(The Hill) – The share of Americans supporting tougher gun laws has fallen 9 percentage points since June, according to a new Gallup poll.
The poll, released on Monday, found 57% of American adults want tougher gun laws, down from 66% in June following high-profile mass shootings at an elementary school in Uvalde, Texas, and in a supermarket in Buffalo, New York.
The latest poll was taken ahead of recent shootings at the University of Virginia and a nightclub in Colorado Springs, Colorado, both of which drew national attention.
Another 32% of respondents said gun laws should be kept as they are now, while a further 10% wanted to see gun laws made less stringent.
Gallup has been polling the national mood toward gun laws since 1990, when it recorded a record 78% of Americans supporting tougher laws for gun sales.
Although the metric has fallen in recent months, it remains well above the all-time high of 43% recorded in October 2011 and among those who supported tougher gun laws a year ago.
Gallup’s latest survey, like those done in the past, found that support for tougher gun laws varies by partisanship.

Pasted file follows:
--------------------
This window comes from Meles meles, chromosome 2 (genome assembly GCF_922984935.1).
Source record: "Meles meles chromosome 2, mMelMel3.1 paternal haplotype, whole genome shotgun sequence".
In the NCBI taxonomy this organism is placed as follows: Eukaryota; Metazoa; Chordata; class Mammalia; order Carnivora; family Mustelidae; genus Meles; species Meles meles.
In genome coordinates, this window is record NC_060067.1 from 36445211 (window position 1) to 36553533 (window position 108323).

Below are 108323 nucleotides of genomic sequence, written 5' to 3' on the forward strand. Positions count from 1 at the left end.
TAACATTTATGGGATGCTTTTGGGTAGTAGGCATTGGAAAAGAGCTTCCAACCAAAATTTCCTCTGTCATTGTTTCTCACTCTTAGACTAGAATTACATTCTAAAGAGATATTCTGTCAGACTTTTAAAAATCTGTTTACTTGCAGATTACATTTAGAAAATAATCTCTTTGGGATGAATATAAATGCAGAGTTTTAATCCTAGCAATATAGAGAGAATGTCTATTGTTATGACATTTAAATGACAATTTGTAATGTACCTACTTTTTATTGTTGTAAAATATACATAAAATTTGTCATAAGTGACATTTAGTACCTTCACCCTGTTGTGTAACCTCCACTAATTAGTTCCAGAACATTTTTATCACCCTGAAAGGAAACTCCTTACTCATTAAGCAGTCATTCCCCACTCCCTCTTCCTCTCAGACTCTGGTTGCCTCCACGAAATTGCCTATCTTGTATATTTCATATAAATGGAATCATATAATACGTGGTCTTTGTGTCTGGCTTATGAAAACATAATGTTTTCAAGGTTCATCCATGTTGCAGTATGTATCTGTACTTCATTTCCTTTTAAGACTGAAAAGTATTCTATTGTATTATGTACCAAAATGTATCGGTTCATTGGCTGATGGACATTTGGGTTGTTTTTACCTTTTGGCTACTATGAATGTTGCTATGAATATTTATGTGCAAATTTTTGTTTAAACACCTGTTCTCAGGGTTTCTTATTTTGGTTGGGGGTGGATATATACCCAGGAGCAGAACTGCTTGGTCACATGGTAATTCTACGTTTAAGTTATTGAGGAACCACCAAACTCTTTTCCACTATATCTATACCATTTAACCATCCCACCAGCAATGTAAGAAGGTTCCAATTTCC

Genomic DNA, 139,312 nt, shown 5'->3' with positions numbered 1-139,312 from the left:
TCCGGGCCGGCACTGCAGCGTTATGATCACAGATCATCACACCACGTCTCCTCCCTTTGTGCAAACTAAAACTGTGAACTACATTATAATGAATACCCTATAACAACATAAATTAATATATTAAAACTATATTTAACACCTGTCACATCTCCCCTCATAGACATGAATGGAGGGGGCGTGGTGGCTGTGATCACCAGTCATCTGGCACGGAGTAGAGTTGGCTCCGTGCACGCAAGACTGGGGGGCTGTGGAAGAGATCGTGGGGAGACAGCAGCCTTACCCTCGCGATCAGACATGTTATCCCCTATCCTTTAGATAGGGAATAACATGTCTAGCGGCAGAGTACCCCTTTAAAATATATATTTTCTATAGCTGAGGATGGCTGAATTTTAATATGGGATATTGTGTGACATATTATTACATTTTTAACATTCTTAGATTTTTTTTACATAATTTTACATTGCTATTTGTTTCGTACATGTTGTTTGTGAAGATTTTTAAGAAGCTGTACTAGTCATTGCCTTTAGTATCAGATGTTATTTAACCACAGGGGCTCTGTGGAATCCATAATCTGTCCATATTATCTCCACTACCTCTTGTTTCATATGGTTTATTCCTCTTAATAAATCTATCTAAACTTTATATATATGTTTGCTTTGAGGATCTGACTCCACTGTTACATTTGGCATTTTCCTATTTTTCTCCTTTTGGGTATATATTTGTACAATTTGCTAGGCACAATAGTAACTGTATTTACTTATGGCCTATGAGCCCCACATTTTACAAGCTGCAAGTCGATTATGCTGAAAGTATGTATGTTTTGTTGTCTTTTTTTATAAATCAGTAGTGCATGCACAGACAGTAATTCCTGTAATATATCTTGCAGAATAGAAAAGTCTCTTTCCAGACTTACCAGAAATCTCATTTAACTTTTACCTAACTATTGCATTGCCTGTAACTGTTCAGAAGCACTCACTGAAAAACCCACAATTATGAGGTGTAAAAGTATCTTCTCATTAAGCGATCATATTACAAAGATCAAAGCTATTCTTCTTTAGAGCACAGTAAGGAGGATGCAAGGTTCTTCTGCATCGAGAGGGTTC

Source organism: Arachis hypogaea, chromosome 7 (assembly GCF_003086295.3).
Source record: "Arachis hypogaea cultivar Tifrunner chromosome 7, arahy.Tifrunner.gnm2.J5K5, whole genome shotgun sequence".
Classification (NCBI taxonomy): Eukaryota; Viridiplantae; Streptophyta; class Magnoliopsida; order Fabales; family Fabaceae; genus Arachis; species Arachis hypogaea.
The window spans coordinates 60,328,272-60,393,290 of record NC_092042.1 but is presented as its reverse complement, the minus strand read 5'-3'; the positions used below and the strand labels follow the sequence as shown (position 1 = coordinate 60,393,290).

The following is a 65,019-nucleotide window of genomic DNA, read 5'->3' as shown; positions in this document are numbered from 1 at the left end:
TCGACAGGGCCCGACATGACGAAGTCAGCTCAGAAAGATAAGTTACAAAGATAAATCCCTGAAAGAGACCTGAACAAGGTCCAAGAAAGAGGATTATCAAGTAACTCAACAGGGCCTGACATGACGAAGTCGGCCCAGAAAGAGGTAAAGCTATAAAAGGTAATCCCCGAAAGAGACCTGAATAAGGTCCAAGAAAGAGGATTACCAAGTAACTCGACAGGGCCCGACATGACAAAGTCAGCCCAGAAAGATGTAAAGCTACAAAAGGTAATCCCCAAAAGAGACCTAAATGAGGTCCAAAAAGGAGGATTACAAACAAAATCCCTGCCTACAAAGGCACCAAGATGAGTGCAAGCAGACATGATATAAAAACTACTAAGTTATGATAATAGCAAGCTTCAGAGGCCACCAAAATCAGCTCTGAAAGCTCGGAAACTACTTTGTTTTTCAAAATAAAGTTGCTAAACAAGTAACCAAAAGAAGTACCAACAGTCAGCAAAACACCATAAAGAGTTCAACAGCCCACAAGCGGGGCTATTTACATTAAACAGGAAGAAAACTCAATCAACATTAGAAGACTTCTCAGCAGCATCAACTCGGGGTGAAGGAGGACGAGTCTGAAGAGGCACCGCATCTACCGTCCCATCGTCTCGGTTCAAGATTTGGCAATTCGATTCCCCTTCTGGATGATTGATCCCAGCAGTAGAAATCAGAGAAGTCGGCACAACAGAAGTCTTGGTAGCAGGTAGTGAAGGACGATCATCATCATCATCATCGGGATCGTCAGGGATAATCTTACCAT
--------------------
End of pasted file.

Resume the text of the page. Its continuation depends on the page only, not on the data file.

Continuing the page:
Eighty-six percent of Democrats, 60% of independents and 27% of Republicans said they want tougher gun laws in the latest poll.
Support within each of the three groups has fallen since June, the biggest drop – 11 percentage points – among Republicans.
In the wake of the Uvalde and Buffalo mass shootings, lawmakers passed a bipartisan gun law that included provisions to strengthen background checks on gun buyers under 21, to provide funding to states to implement red flag laws and crack down on straw purchases, among others.
The bill had won the unanimous support of Democratic lawmakers as well as 14 House Republicans and 15 Senate Republicans, including Senate Minority Leader Mitch McConnell (R-Ky.).
The Gallup survey was conducted between October 3 and October 23 through telephone interviews with 1,009 American adults. The margin of error is plus or minus 4 percentage points for the full sample.
Suggest a fix